[3] Read John Locke’s Second Treatise on Government, Chapter 5 Section 46: John Locke states that man can use his labor plus what he finds in nature to satisfy his needs and establish private property.  Private property ends, though, when he acquires too much material to be used effectively and puts others at a disadvantage.  However, in “the state of nature” there is no government to regulate this greed and, so, this pile of rotting apples is, effectively, ill used private property.  To see a different take, read Plato’s Republic and Socrates’ claim that only those who can effectively use property should be allowed to “own” it.  Socrates might say that the pile of rotting apples should have been distributed by someone to those who did not have apples.  The point here being, “Happiness” is not simply acquiring property as some assume simply because Jefferson borrows from Locke’s “Life, Liberty, and the pursuit of property.”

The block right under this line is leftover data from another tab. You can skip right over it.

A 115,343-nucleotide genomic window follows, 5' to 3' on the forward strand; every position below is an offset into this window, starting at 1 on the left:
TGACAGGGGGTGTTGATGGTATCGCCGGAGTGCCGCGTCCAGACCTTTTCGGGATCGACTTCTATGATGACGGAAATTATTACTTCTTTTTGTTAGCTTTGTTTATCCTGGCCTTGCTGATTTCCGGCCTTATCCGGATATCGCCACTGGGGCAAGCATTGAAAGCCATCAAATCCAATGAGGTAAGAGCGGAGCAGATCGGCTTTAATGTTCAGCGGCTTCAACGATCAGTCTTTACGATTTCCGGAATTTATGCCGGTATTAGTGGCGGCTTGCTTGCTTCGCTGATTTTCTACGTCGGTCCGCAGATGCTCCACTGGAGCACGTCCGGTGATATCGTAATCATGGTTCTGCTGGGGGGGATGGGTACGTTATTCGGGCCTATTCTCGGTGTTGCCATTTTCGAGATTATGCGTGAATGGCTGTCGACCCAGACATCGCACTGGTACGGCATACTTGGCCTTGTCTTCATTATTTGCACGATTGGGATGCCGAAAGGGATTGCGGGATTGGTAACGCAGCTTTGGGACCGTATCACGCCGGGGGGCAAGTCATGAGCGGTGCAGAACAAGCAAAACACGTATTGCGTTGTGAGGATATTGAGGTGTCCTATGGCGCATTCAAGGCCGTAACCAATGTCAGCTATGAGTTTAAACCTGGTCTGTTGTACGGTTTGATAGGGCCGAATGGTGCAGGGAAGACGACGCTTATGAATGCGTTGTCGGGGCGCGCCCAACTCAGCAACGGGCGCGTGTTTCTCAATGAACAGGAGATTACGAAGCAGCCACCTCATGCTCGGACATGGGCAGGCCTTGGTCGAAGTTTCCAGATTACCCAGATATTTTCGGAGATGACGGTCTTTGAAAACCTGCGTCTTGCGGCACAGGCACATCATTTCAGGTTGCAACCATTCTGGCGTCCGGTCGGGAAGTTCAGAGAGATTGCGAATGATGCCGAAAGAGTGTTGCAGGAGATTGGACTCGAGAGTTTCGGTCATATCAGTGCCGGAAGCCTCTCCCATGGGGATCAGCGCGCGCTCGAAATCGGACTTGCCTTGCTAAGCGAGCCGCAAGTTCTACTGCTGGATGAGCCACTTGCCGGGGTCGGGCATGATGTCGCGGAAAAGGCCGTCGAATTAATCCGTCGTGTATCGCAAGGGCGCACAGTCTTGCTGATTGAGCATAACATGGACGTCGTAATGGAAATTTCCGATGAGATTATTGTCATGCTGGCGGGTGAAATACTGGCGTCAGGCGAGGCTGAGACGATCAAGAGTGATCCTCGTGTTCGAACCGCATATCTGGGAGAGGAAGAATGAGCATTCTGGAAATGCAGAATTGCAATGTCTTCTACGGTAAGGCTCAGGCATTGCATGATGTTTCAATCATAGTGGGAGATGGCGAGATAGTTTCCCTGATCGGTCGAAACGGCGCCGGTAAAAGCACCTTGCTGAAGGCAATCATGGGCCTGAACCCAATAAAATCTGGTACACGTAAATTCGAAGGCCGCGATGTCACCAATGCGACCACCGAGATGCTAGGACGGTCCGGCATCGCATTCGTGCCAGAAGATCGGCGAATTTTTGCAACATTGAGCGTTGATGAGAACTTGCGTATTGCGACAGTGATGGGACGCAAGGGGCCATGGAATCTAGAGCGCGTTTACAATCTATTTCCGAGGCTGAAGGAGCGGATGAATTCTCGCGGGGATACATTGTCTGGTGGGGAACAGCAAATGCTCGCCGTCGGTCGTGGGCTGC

[4] Aristotle’s Nicomachean Ethics Book I

[5] Compare this ordering of Rights with the Vietnamese Declaration of Independence to see how a reordering of fundamental rights can undermine the sanctity of the individual.

[6] For a further example, take a look at Jefferson’s use of the word “Men.”  He means the Declaration to apply to ALL HUMANS.  Look further in the document and you’ll see “governments are instituted among MEN”.  Unless you’re willing to claim that only white males lives under governments, contextually, at least,  you’ll need to admit that all human beings and “MEN” are the same thing.  Further, take a look at the paragraph where he complained about the keeping open “a market where MEN are bought and sold”.  Again, women and children were sold into slavery, not just males.  “Men” have rights, which is to say, all human beings are born with rights.  Bad government and bad laws take these rights away, not Nature or God.  There are no classes of men.